Christmas (along with my birthday) is one of the most difficult holidays to manage emotionally as someone who is estranged from their family and who struggles to connect in relationships. I’ve been invited at times to friend’s houses for the holidays, but have found being around an intact family stirs up more pain than it soothes. I’ve also tried staying home and telling myself it is just a day like any other day, which tends to lead to binge-eating and/or wasting money on online shopping. This is the first year that I chose to engage in an activity on my own.
I visited a local zoo and was greeted more times than I can count with a “Merry Christmas!” Each time I heard it, I felt a little less like I was missing out on something and a little more like I was present experiencing something. None of the other zoo-goers were particularly festive, although I did see one child gifting another a pale-stripped candy cane. The zoo itself was decorated in holiday themes galore and the cafeteria offered a special holiday menu.
I’d only ever been to low-budget “zoos” growing up, the kind where some crank gathered together animals in questionable housing and in which their distress was palpable. I have mixed feelings about even the highest-quality places as keeping animals locked up feels against their nature. As I visited the zoo near where I live now (which is much better than the ones I had growing up), I felt an internal clash of recognition that the animals were safer than they’d be in the wild and that they were serving as “ambassadors” for their habitats, but also that they weren’t free to live life on their own terms.
The animal that pulled at my heartstrings the most was the polar bear. I got to the zoo right as it opened and walked fast enough that I was able to see the bear alone. I was very upset when I first saw it as it was pacing back and forth in a small area and looked agitated. It was scratching its sides against the enclosure in a frantic rather than soothing way. As I stood watching it and willing it to calm, it looked at me more and more directly with each pass. Finally, it jumped off the small ledge on which it was standing and swam right up to where I was standing! I felt immensely connected to it and an overwhelming feeling of sadness to which I could not put words overtook me. I’m sure my emotional reaction had little to do with what the bear itself was feeling, but, in that moment, I believed that something more than two beings staring at each other was happening. I could barely bring myself to leave the exhibit.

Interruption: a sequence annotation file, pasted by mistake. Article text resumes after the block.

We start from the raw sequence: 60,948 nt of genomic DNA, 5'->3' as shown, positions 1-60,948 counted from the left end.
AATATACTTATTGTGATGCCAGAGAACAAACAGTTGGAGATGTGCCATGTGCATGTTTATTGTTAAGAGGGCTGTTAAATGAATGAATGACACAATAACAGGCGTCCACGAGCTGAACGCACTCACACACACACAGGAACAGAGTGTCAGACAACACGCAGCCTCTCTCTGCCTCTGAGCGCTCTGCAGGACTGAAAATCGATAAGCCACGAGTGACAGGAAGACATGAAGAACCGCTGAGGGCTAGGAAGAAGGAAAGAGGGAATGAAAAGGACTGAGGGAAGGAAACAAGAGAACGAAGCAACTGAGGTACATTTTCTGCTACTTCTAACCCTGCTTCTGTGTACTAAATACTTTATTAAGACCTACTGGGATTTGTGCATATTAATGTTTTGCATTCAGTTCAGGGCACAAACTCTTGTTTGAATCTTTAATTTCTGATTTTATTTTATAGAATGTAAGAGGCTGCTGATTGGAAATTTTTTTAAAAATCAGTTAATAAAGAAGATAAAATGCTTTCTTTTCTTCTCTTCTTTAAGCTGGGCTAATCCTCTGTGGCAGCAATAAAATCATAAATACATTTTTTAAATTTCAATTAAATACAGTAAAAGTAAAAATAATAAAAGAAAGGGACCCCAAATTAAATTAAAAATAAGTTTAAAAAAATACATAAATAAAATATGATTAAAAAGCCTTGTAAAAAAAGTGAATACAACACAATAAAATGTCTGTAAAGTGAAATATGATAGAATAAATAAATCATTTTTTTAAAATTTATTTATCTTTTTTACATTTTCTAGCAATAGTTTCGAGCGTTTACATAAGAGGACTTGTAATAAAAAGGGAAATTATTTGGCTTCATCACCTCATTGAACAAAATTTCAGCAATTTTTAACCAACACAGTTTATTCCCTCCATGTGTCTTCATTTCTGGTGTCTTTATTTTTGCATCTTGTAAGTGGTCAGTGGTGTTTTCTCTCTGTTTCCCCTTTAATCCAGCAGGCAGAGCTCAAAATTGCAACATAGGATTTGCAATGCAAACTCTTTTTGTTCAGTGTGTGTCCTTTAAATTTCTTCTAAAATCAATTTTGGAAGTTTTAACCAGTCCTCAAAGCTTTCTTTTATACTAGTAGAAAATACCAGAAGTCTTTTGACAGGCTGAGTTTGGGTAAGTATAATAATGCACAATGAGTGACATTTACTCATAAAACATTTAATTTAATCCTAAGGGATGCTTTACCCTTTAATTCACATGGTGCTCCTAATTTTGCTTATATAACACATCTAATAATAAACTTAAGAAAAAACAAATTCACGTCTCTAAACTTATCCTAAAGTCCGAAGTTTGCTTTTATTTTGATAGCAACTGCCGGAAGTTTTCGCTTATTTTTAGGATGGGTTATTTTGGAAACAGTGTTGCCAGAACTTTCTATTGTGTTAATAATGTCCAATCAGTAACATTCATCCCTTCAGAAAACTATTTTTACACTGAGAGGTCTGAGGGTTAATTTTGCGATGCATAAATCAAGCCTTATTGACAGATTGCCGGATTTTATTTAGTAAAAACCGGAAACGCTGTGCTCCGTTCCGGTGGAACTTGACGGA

The animal that delighted me the most was a small deer-like creature (I did not pay much attention to the information on the signs). When I first approached the enclosure, I only saw one deer and it ran away from me. I looked to my right and there was this little one only a few feet from me, gazing at me with amused eyes. It kept regurgitating and chewing cud (or something like that) which was not the most pleasant eating practice to watch, but I felt joy and a sense of adventure in its perkiness.
The zoo is very large and I’ve purchased a year’s membership, so I left several exhibits unexplored, waiting to be visited next year. On the whole, it felt so good to do something aside from spending money on useless trinkets or stuffing my face with junk food on a day on which my sense of alone-ness in the world tends to peak. Holidays are not necessarily a choice, for those of us with difficult family issues, between spending time with people who have harmed us, crashing parties that heighten our distress or curling up alone crying. We can make whatever we want out of it. Merry Christmas (and Happy Holidays!).